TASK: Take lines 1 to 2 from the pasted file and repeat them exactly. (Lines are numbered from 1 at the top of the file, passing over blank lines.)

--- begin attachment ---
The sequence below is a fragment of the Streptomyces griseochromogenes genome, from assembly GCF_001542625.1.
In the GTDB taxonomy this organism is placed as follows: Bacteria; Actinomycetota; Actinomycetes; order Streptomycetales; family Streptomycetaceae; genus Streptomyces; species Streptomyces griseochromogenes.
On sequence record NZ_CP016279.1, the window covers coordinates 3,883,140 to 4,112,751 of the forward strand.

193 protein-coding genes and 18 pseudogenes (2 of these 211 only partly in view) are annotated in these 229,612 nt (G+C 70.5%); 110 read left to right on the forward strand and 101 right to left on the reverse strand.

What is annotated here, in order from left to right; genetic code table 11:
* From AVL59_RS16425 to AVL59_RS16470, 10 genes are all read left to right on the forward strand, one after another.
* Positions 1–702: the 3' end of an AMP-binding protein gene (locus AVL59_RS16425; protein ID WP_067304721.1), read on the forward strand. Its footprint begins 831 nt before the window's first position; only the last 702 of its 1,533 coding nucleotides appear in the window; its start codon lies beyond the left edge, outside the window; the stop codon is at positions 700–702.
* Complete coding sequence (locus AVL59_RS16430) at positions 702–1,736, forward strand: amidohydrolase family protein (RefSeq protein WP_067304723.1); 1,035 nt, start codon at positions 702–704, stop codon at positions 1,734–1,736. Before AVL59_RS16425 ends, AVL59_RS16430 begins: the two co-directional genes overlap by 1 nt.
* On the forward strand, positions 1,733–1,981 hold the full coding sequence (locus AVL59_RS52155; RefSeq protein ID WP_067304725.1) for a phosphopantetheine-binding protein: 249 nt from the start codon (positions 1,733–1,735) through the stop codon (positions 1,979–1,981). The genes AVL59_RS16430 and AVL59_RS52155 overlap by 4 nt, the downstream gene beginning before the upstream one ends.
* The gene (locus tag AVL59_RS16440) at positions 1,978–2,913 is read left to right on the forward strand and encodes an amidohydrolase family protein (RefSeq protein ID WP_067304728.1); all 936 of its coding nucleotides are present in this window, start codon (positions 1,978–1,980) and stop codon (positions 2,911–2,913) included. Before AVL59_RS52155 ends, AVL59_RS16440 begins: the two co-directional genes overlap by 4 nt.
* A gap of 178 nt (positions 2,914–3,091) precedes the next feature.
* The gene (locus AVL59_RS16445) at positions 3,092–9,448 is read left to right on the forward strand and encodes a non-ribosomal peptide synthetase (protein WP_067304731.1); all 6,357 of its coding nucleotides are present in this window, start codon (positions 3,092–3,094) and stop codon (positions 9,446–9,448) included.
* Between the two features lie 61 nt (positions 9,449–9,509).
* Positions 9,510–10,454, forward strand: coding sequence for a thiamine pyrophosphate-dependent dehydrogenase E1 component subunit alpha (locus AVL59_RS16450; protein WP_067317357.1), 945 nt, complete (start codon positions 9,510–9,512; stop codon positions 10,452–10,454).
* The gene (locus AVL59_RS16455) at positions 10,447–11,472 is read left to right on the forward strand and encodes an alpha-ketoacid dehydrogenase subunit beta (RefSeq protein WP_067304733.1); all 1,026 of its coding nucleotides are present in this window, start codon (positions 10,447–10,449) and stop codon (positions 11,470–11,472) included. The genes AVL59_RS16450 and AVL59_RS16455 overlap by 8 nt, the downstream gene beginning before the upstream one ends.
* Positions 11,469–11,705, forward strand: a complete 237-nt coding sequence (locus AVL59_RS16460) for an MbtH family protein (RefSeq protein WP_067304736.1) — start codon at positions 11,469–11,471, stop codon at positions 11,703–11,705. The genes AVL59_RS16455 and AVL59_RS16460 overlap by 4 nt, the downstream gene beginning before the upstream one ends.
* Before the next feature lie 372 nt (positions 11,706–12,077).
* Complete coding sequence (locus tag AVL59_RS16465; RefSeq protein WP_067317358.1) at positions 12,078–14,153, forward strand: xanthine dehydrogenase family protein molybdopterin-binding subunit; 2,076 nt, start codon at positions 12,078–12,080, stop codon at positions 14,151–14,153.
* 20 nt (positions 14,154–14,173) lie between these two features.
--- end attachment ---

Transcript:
The sequence below is a fragment of the Streptomyces griseochromogenes genome, from assembly GCF_001542625.1.
In the GTDB taxonomy this organism is placed as follows: Bacteria; Actinomycetota; Actinomycetes; order Streptomycetales; family Streptomycetaceae; genus Streptomyces; species Streptomyces griseochromogenes.